Influenza epidemiology, vaccine coverage and vaccine effectiveness in sentinel Australian hospitals in 2013: the Influenza Complications Alert Network

During the 2013 influenza season, 631 patients were admitted with confirmed influenza at the 14 FluCAN sentinel hospitals. We estimated that seasonal influenza vaccine reduced the risk of hospitalisation with influenza by 50%.

Page last updated: 25 August 2014

Allen C Cheng, Dominic E Dwyer, Mark Holmes, Louis B Irving, Simon GA Brown, Grant W Waterer, Tony M Korman, Cameron Hunter, Saliya Hewagama, Nadia D Friedman, Peter A Wark, Graham Simpson, John W Upham, Simon D Bowler, Sanjaya N Senenayake, Tom C Kotsimbos, Paul M Kelly

Abstract

The National Influenza Program aims to reduce serious morbidity and mortality from influenza by providing public funding for vaccination to at-risk groups. The Influenza Complications Alert Network (FluCAN) is a sentinel hospital-based surveillance program that operates at 14 sites in all states and territories in Australia. This report summarises the epidemiology of hospitalisations with confirmed influenza, estimates vaccine coverage and influenza vaccine protection against hospitalisation with influenza during the 2013 influenza season. In this observational study, cases were defined as patients admitted to one of the sentinel hospitals, with influenza confirmed by nucleic acid testing. Controls were patients who had acute respiratory illnesses who were test-negative for influenza. Vaccine effectiveness was estimated as 1 minus the odds ratio of vaccination in case patients compared with control patients, after adjusting for known confounders. During the period 5 April to 31 October 2013, 631 patients were admitted with confirmed influenza at the 14 FluCAN sentinel hospitals. Of these, 31% were more than 65 years of age, 9.5% were Indigenous Australians, 4.3% were pregnant and 77% had chronic co-morbidities. Influenza B was detected in 30% of patients. Vaccination coverage was estimated at 81% in patients more than 65 years of age but only 49% in patients aged less than 65 years with chronic comorbidities. Vaccination effectiveness against hospitalisation with influenza was estimated at 50% (95% confidence interval: 33%, 63%, P<0.001). We detected a significant number of hospital admissions with confirmed influenza in a national observational study. Vaccine coverage was incomplete in at-risk groups, particularly non-elderly patients with medical comorbidities. Our results suggest that the seasonal influenza vaccine was moderately protective against hospitalisation with influenza in the 2013 season. Commun Dis Intell 2014;38(2):E143–E149.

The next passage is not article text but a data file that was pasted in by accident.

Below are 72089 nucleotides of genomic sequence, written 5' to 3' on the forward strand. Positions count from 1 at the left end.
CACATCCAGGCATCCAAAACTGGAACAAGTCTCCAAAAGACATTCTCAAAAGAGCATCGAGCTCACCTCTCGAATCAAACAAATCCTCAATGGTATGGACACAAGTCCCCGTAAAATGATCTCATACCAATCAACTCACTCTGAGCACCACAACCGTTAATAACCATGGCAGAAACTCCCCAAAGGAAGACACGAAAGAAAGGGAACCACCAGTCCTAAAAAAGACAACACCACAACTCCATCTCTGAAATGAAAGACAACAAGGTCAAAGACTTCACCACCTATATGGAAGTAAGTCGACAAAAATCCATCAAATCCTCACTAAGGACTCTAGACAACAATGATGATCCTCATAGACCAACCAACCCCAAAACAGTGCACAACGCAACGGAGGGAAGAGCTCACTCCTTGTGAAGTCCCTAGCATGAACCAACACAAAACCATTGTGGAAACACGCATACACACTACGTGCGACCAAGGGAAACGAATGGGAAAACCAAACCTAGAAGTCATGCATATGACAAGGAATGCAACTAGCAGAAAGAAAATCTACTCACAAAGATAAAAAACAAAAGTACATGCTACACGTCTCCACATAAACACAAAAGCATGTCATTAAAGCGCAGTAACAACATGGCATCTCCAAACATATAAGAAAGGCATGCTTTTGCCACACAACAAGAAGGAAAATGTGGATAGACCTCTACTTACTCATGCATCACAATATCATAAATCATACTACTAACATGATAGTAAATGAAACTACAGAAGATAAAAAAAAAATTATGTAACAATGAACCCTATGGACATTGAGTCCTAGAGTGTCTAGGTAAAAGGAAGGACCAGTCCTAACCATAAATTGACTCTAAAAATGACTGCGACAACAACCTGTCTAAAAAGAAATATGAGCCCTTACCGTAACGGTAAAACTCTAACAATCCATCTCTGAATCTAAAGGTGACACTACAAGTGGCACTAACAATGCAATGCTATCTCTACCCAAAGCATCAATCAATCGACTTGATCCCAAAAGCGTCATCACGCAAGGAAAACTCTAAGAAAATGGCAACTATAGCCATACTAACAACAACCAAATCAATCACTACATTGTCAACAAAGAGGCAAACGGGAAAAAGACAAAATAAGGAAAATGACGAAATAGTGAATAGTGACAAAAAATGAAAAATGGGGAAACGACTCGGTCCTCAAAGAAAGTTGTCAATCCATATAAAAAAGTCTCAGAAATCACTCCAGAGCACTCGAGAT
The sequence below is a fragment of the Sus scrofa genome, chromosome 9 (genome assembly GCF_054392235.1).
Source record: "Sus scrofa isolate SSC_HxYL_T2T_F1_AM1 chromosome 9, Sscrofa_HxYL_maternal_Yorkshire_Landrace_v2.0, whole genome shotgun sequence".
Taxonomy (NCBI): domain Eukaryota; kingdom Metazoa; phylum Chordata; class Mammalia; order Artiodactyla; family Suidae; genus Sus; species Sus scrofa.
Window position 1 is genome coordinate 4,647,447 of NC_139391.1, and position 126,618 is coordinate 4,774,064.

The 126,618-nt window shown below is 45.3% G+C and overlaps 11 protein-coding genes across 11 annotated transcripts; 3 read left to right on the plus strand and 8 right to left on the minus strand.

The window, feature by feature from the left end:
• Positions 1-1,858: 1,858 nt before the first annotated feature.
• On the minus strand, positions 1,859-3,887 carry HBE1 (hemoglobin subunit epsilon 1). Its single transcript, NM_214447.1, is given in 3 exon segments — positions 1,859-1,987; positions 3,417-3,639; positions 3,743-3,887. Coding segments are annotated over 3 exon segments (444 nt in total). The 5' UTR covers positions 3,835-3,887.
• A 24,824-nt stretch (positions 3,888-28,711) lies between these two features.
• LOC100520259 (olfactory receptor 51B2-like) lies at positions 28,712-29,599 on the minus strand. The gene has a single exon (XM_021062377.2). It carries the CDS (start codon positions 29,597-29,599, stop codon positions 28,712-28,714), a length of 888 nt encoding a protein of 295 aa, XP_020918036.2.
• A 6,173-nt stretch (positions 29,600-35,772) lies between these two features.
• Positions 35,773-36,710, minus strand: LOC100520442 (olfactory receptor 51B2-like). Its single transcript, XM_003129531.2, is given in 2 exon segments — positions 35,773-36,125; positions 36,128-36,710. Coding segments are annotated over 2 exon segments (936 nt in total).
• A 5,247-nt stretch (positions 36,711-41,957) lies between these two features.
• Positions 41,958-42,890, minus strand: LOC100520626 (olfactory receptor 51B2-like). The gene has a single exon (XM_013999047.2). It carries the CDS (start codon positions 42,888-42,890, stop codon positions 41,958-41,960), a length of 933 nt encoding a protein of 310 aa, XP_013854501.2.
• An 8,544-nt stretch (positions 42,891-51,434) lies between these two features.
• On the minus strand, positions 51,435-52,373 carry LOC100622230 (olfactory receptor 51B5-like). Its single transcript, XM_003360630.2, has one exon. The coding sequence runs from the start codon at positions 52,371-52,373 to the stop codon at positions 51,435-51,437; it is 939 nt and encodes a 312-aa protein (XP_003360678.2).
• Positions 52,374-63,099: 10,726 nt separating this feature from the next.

Keywords: influenza; vaccine effectiveness

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Introduction

Influenza vaccination is recommended in Australia for high risk groups, including the elderly, patients with chronic comorbidities, pregnant women and Indigenous Australians.1 The National Immunisation Program, which provides public funding for influenza and other vaccinations, aims to reduce serious morbidity and mortality from influenza. Clinical trials have shown that the influenza vaccine is moderately protective against influenza2 but fewer studies have examined its effectiveness in reducing serious complications, as the proportion of cases requiring hospitalisation is low. However, because infection with influenza virus is relatively widespread and estimated to affect 5%–10% of the population, the incidence of hospitalisation from influenza is of public health significance.